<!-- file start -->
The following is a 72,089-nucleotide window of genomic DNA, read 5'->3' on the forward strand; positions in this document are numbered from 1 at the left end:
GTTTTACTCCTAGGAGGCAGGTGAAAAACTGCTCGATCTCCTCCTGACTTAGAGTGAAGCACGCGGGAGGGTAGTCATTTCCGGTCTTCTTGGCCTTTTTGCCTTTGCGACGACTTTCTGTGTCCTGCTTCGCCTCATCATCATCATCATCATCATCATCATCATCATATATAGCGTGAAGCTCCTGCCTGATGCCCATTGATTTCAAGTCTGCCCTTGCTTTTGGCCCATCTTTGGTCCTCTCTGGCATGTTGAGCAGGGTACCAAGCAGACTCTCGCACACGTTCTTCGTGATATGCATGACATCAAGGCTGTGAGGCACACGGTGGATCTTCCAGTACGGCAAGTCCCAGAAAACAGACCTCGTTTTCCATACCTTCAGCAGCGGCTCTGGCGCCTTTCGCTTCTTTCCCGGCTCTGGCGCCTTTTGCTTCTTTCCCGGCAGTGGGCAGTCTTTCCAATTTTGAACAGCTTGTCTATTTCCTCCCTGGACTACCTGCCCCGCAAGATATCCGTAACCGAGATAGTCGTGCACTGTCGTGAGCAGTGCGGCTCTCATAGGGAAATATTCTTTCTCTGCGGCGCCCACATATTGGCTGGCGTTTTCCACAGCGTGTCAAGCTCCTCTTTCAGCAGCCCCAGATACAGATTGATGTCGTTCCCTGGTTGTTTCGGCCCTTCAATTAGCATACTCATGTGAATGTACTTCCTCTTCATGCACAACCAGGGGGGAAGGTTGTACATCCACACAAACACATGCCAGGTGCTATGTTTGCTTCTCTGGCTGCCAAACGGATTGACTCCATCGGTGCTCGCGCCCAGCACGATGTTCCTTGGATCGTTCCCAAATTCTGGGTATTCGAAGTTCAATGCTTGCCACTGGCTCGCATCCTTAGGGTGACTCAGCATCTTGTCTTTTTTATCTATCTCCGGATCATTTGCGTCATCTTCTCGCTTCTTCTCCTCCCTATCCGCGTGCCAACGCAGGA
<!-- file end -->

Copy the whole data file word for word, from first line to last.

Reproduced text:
The following is a 72,089-nucleotide window of genomic DNA, read 5'->3' on the forward strand; positions in this document are numbered from 1 at the left end:
GTTTTACTCCTAGGAGGCAGGTGAAAAACTGCTCGATCTCCTCCTGACTTAGAGTGAAGCACGCGGGAGGGTAGTCATTTCCGGTCTTCTTGGCCTTTTTGCCTTTGCGACGACTTTCTGTGTCCTGCTTCGCCTCATCATCATCATCATCATCATCATCATCATCATATATAGCGTGAAGCTCCTGCCTGATGCCCATTGATTTCAAGTCTGCCCTTGCTTTTGGCCCATCTTTGGTCCTCTCTGGCATGTTGAGCAGGGTACCAAGCAGACTCTCGCACACGTTCTTCGTGATATGCATGACATCAAGGCTGTGAGGCACACGGTGGATCTTCCAGTACGGCAAGTCCCAGAAAACAGACCTCGTTTTCCATACCTTCAGCAGCGGCTCTGGCGCCTTTCGCTTCTTTCCCGGCTCTGGCGCCTTTTGCTTCTTTCCCGGCAGTGGGCAGTCTTTCCAATTTTGAACAGCTTGTCTATTTCCTCCCTGGACTACCTGCCCCGCAAGATATCCGTAACCGAGATAGTCGTGCACTGTCGTGAGCAGTGCGGCTCTCATAGGGAAATATTCTTTCTCTGCGGCGCCCACATATTGGCTGGCGTTTTCCACAGCGTGTCAAGCTCCTCTTTCAGCAGCCCCAGATACAGATTGATGTCGTTCCCTGGTTGTTTCGGCCCTTCAATTAGCATACTCATGTGAATGTACTTCCTCTTCATGCACAACCAGGGGGGAAGGTTGTACATCCACACAAACACATGCCAGGTGCTATGTTTGCTTCTCTGGCTGCCAAACGGATTGACTCCATCGGTGCTCGCGCCCAGCACGATGTTCCTTGGATCGTTCCCAAATTCTGGGTATTCGAAGTTCAATGCTTGCCACTGGCTCGCATCCTTAGGGTGACTCAGCATCTTGTCTTTTTTATCTATCTCCGGATCATTTGCGTCATCTTCTCGCTTCTTCTCCTCCCTATCCGCGTGCCAACGCAGGA